Dubai: Gulf News reader Fatima Suhail’s community report was quite shocking, especially the pictures. It was rather surprising to see the civic conditions of the flea market in the Capital. Stories like these bring home the value and necessity of community journalists for the newspaper.

Although we would love to be all seeing, it is not physically possible for us to do so. In such circumstances the lack is fulfilled by our reader journalists, who drive it forward because they believe that every person in society makes a difference.

We are also aided in this process by our social media channels, again tools that are used very effectively by our readers every day. There is a term for it in journalese - ‘crowdsourcing’, although to me that far from tells the scope of reader contribution. Community journalism describes it better and conveys what it does on a larger scale.

Suhail was awarded first place for the value, insight and news sense displayed in her community report, ‘Unhygienic conditions prevail at the Mussafah flea market’, published on January 29, 2014.

Second place was for the January 24 report, ‘Bus drivers rise to the occasion to save a life’, by Kay Ivanova. It was such a delightful and heartwarming story of human generosity despite adverse conditions. To be able to care for another living being, especially when your own circumstances are difficult is indicative of the reasons why the world still functions. If all of us were wrapped in our selfish little cocoons, we would all perish eventually. We were honoured to be able to feature the schoolbus drivers in the report.

Third place was given to reader Almas Farid for her January 22 report, ‘Where do we go for a walk?’, about the lack of jogging or walking tracks in Sharjah. Obesity is a major issue in the UAE and we are all aware of the fact. There are numerous government camapigns and media reports that repeatedly bring this issue to the fore. In light of this, it would, indeed, be beneficial to have public places that people could specifically use for recreational purposes at a miminal charge. We hope the Sharjah authorities will look into this request.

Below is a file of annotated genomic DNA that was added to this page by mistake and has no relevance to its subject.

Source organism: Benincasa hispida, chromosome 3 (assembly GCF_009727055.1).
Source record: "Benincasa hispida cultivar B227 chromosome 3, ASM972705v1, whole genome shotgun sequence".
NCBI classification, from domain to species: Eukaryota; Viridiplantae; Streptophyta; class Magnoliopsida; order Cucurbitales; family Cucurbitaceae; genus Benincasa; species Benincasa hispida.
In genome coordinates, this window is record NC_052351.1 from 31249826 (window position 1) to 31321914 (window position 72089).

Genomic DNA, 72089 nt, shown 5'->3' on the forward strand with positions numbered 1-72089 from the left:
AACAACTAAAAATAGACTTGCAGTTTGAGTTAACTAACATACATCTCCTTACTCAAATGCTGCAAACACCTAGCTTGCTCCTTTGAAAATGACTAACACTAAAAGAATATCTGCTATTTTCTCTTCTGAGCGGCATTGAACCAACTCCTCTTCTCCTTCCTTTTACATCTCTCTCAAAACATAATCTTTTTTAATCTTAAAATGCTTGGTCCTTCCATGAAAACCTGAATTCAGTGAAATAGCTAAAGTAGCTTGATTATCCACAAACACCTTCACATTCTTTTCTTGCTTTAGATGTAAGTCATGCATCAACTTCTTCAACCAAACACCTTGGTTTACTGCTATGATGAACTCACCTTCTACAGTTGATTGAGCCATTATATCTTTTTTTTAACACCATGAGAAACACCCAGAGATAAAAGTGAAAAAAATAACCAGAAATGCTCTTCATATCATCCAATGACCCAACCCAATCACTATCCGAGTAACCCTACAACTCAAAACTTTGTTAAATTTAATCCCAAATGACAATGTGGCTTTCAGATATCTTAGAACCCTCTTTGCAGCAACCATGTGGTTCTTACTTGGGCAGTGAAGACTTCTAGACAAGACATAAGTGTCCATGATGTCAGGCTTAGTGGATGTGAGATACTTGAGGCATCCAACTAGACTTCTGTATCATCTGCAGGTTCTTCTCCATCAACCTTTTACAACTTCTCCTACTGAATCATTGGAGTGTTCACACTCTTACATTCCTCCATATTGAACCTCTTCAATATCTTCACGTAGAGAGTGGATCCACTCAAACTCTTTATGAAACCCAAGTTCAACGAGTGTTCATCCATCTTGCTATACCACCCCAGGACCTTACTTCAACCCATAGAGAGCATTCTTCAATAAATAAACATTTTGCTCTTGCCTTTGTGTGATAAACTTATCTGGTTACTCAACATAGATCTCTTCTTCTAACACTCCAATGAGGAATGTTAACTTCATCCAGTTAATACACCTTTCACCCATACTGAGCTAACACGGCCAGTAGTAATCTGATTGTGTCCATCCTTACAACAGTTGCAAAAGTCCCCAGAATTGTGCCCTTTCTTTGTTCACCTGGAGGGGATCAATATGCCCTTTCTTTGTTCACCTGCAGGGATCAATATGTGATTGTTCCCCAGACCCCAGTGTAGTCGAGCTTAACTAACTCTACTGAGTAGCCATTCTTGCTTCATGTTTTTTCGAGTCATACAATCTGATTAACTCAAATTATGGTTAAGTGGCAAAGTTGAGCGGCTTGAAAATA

January saw some excellent reportage by readers. We hope to continue seeing that calibre of work.

First: Fatima Suhail

Published on January 29, 2015

Fatima Suhail, a student based in Sharjah, wrote about a flea market in the Mussafah area in Abu Dhabi and its deplorable conditions.

She said: “Abu Dhabi is one of the most developed cities in the world. There are numerous mega projects in progress but there is more than meets the eye. It is rare that we witness a sight such as the one at the flea market, that left me in a state of shock. It was unusual to come across vendors selling fruit and vegetables by the roadside and abandoned and dusty vehicles being used to display secondhand items. Despite all this, everybody at the market appeared happy and content. It was my inability and helplessness of not being able to do something for these people that compelled me to write to Gulf News. I felt it was necessary to raise awareness about how some people are struggling to make ends meet.

“My family and friends were as shocked and saddened by the state of affairs as anybody else would have been seeing those photographs and reading the detailed account. They all encouraged me to raise this issue. We are hopeful that following the report’s publication, the authorities will take immediate measures concerning the plight of these workers.

“I cannot thank Gulf News enough for providing us the community reports platform where issues such as these are taken seriously and solutions sought.”


Second: Kay Ivanova

Published on January 24, 2015

Kay Ivanova, a Dubai resident, highlighted the story of three bus drivers and how they saved a kitten’s life. The drivers found the kitten injured on the side of a road and brought her to the group, 38Smiles, to recover.

She is the founder of 38Smiles, a non-profit animal rescue group of like-minded people determined to help stray animals. They rescue stray animals, foster them and help them recover and find a home. They also organise TNR — trap, neuter and release — for stray cats and organise adoption days.

Ivanova said: “Animal rescue is the main focus of 38Smiles. What was fascinating in this case is the three school bus drivers going out of their way to rescue animals in need when most people would just walk off. Community reports do help to bring the message across and get more people interested and involved in animal welfare.”


Third: Almas Farid

Published on January 22, 2015

Almas Farid, a Sharjah resident, raised the issue of a lack of jogging tracks in Sharjah and hopes that the authorities will build more tracks and parks for the sake of the health of its residents.

She said: “I think community reports is the best platforms to get messages such as mine to people living around our cities. I believe it will help raise awareness amongst people about minor to major issues. The authorities are doing their best, but I believe by being a resident of any country we have certain responsibilities to keep the country clean and raise our issues to get better solutions.

“The reason I wrote about this issue is because I say what I see. Additionally, many people who I have spoken to also agree with me; we need to have secure areas or platforms for women to walk in Sharjah. Walking is good for one’s health and we can avoid several diseases by going for a short walk every day.”